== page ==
A recent e-mail from a longtime acquaintance in Baltimore County, who’s very conservative on economic and international policies, gave me pause. I’d asked for his reaction to the current status of Maryland’s gubernatorial and U.S. Senate races, and the response was fairly jarring.
“Whatever,” he began. “It’s pretty much all over for the Republicans this year. Ehrlich made a difference the first two and a half years, keeping the legislature in check, but that’s gone now. On the national front, we can only pray. I’ll continue to support the GOP, but without much enthusiasm. The alternatives stink, but it’s hard to fault moderates for wanting to let Democrats have a go at it. Because of the administration’s screwups in Iraq it’ll be extremely difficult to act against Iran right now, which is a disastrous turn of events.”
A subsequent phone call did nothing to get this fellow off his window ledge, and we hadn’t even discussed Michael Steele’s very disappointing Senate campaign to date. The obvious conclusion, if my friend is an accurate barometer, is that conservatives are either going to hold their noses and go to the polls in November or watch Law and Order reruns instead.
As I wrote last week, despite the polls, it seems incumbent Robert Ehrlich will run a very competitive gubernatorial campaign as Democrats Martin O’Malley and Doug Duncan duke it out over the summer, possibly with acrimonious ramifications. Steele’s another matter.
Unfortunately, Steele has no Republican challenger for the nomination, and so he’s biding his time, apparently waiting for the fall to get his campaign in gear. Even though Ben Cardin and Kweisi Mfume will have their own skirmishes until the Democratic primary, Steele’s making a huge mistake by employing this “Rose Garden” strategy, acting like a presumptive front-runner. In reality, the lieutenant governor has a much harder row to hoe than Ehrlich, and is squandering the plethora of positive national media he’s received so far. The Sun was quite correct on April 18 when it editorialized, in effect, that Steele playing Hamlet on the capital punishment issue is a waste of time, especially his call for more “study” on the contentious subject.
It doesn’t bother me that Steele’s against the death penalty while I favor it, but his position is clear, as is his adamant anti-abortion stance. Fine. Voters know that, how about utilizing his free primary ride by holding regular press conferences in different parts of the state every week, campaigning as if he’s the underdog that he certainly is? What’s his opinion on President Bush’s profligate nonmilitary spending? How, as Maryland’s senator, would he vote on the outrageous pork-barrel politics in Congress, another travesty practiced by both parties? What about the Iranian leadership’s vow to wipe Israel off the map? And would he be an active free trader, dissociating himself from the protectionists (like U.S. Rep. Cardin) and restrictionists in Congress currently who are staining this country’s reputation?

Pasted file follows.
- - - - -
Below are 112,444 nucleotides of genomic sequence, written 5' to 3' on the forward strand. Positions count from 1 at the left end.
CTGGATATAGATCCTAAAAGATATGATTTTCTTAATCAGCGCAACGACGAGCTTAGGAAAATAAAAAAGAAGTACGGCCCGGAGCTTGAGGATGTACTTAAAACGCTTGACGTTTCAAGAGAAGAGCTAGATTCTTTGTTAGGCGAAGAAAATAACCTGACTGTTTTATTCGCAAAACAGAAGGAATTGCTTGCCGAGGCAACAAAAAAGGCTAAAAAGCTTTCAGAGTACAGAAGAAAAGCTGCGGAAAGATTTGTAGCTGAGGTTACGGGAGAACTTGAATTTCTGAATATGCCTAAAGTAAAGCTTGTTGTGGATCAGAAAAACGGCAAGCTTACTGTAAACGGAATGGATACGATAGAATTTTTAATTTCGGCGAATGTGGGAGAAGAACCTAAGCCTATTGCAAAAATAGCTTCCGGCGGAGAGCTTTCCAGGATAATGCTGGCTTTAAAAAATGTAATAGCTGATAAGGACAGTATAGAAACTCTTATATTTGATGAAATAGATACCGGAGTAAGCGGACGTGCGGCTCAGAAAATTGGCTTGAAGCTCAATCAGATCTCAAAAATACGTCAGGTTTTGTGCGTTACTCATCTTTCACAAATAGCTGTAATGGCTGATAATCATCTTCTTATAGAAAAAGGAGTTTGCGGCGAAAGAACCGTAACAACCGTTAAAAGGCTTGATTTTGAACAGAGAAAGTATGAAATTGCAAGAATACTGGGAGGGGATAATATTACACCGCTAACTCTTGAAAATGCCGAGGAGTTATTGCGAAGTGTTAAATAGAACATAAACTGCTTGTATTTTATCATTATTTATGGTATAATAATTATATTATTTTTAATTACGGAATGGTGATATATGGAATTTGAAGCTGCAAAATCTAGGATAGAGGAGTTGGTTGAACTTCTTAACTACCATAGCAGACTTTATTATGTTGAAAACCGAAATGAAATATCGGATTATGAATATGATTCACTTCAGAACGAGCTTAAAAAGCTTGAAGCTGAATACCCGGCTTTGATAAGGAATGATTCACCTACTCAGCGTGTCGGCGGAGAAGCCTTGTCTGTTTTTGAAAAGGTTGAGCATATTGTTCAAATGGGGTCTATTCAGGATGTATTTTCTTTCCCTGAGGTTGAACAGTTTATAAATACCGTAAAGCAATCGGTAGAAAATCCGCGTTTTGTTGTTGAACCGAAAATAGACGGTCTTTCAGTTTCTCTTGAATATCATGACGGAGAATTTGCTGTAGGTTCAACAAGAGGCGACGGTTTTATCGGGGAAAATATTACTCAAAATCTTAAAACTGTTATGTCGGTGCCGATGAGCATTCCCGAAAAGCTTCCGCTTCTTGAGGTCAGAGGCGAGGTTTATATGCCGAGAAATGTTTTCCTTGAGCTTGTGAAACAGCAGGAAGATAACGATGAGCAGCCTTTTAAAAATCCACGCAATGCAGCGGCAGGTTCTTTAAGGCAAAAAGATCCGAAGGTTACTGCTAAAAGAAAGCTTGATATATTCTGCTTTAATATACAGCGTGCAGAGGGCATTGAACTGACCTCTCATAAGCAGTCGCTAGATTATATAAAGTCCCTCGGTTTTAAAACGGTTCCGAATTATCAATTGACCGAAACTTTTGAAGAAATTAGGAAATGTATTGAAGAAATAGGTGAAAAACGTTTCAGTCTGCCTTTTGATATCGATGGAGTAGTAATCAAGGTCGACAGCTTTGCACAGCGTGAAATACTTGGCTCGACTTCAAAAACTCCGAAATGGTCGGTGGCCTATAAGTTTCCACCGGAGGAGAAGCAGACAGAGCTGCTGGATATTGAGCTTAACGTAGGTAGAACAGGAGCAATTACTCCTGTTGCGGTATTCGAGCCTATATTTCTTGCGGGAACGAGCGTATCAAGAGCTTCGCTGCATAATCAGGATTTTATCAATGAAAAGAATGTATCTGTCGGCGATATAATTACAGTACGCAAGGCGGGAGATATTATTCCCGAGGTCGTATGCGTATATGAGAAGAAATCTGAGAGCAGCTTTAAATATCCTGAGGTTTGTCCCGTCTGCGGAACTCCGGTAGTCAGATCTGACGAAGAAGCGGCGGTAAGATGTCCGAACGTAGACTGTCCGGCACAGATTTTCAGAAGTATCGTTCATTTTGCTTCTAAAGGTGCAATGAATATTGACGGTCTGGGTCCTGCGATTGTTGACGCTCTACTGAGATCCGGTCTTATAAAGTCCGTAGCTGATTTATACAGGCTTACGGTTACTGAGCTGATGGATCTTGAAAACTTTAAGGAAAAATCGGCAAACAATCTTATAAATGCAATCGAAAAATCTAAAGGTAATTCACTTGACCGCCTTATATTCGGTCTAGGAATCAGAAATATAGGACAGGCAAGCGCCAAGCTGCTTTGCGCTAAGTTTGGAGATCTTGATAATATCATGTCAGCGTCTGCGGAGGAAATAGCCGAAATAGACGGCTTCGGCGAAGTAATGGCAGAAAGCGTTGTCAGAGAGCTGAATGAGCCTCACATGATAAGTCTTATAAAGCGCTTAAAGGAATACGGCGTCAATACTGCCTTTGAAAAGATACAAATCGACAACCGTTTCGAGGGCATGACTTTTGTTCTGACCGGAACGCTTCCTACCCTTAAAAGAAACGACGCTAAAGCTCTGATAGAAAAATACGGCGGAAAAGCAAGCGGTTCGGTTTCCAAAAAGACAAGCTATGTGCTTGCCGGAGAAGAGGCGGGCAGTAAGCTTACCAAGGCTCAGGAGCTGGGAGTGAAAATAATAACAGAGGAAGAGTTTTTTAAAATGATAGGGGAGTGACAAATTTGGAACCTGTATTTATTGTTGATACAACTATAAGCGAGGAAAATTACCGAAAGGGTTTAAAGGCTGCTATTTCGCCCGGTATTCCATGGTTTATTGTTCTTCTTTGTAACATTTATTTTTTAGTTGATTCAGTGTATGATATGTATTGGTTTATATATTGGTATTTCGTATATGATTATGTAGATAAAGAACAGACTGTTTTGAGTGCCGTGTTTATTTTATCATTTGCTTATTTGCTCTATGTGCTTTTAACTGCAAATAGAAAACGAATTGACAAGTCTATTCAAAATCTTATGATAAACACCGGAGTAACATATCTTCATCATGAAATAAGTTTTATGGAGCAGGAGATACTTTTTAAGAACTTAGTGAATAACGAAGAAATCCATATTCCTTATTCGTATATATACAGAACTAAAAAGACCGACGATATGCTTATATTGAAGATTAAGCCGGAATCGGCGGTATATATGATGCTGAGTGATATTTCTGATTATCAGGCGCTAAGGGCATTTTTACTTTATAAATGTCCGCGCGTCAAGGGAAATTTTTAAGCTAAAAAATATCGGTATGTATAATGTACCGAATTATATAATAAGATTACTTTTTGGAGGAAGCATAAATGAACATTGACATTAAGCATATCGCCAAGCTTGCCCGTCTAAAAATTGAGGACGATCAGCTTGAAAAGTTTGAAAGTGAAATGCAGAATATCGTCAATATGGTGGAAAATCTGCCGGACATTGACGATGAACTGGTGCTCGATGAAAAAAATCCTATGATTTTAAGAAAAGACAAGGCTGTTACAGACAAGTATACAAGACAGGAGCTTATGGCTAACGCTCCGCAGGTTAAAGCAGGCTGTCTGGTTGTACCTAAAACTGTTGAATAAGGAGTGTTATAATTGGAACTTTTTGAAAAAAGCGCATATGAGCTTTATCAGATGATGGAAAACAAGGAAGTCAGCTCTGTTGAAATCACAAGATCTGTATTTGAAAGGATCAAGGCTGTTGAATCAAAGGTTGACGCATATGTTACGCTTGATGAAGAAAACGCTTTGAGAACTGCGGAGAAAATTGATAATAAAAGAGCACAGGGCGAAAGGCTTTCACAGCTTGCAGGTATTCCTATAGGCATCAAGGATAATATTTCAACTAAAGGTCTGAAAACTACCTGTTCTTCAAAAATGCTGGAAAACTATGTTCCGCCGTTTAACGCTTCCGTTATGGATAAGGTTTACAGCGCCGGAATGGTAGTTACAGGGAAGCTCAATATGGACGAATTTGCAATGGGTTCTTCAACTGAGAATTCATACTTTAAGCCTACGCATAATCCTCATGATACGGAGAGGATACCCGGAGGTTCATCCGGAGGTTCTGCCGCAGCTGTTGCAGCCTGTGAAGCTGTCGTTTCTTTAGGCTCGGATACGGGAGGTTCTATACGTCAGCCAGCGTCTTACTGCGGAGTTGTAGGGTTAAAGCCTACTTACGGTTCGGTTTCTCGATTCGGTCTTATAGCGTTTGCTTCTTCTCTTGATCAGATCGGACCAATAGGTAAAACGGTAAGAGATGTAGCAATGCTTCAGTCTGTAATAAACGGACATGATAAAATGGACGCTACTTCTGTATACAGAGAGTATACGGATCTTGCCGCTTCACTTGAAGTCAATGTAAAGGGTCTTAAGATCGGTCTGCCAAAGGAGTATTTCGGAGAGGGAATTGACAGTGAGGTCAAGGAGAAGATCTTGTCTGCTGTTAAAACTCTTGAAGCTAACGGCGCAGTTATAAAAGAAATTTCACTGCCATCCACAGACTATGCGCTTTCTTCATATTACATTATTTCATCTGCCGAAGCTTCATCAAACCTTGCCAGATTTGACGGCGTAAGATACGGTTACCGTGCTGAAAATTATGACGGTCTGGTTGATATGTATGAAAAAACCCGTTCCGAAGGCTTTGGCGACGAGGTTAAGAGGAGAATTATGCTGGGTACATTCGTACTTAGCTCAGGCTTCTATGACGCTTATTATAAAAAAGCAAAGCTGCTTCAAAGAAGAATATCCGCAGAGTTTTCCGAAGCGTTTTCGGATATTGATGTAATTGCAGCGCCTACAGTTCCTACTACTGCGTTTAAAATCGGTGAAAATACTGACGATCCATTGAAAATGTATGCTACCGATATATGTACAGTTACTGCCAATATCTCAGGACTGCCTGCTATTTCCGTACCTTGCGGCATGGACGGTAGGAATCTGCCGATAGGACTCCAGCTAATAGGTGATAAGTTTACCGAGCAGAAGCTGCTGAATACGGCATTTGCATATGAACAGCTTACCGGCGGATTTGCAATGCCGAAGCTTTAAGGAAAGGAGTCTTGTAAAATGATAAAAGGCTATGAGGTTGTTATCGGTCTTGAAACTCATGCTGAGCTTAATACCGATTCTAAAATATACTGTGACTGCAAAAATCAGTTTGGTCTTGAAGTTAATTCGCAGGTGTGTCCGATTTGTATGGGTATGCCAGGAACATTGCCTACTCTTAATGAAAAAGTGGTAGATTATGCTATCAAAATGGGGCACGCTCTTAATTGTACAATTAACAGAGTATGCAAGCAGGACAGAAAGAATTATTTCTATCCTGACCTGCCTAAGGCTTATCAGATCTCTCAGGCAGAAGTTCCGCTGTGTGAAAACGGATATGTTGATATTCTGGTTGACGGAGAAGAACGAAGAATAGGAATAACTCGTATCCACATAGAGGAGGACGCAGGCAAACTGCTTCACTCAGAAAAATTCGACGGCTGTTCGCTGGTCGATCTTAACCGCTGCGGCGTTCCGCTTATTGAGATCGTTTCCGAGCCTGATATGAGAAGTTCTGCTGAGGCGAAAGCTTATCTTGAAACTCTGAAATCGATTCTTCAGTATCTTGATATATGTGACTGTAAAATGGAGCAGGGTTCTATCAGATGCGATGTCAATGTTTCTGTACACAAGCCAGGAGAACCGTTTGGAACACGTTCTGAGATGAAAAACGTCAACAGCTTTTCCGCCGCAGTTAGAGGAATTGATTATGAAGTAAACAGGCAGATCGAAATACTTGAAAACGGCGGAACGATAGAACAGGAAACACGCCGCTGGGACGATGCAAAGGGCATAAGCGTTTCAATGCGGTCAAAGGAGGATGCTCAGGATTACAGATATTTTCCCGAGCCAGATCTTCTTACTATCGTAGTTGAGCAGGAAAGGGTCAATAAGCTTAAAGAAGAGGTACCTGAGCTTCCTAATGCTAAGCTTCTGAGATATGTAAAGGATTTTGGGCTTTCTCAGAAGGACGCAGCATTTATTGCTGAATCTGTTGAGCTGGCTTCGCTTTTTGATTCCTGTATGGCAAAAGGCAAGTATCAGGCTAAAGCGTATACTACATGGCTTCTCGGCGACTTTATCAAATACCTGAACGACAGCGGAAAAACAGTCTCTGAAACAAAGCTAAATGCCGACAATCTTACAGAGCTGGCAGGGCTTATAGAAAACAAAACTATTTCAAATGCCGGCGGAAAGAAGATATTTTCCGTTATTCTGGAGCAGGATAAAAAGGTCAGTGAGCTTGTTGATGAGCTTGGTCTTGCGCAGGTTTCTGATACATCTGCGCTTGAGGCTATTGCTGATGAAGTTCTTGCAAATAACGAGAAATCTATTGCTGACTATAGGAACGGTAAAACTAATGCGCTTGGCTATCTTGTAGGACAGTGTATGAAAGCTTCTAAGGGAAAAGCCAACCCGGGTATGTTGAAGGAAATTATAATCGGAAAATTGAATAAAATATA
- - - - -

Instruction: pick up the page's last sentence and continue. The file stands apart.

These aren’t trifling questions, and Steele, who has the best opportunity in Maryland’s history to become the state’s first black senator, is campaigning as if he’s at a croquet garden party.
I don’t share my friend’s pessimism about the national political situation, but the optimism I once had for Steele’s victory is fading fast. Steele has a compelling personal story and the monetary backing of the Republican National Committee and conservatives from across the country, but he isn’t demonstrating the passion necessary to win in November, no matter who he’s facing.
In an April 28 Baltimore Examiner interview, Steele was asked if his status as a Catholic, pro-life, Republican, and black public official “put [him] in a little box.” Steele responded: “It puts me in the mainstream of American, baby. . . . [I’m] a brother who cares.” That’s a flip answer and isn’t really relevant to the Senate race. Maryland, one of the most Democratic states in the country, isn’t in what Steele describes as the “mainstream.”
Simply put, Steele’s blowing his chance to make history and serve his state. Some Republican congressional candidates will be swept away because of Bush backlash, but at least they’re breaking a sweat. Steele isn’t.
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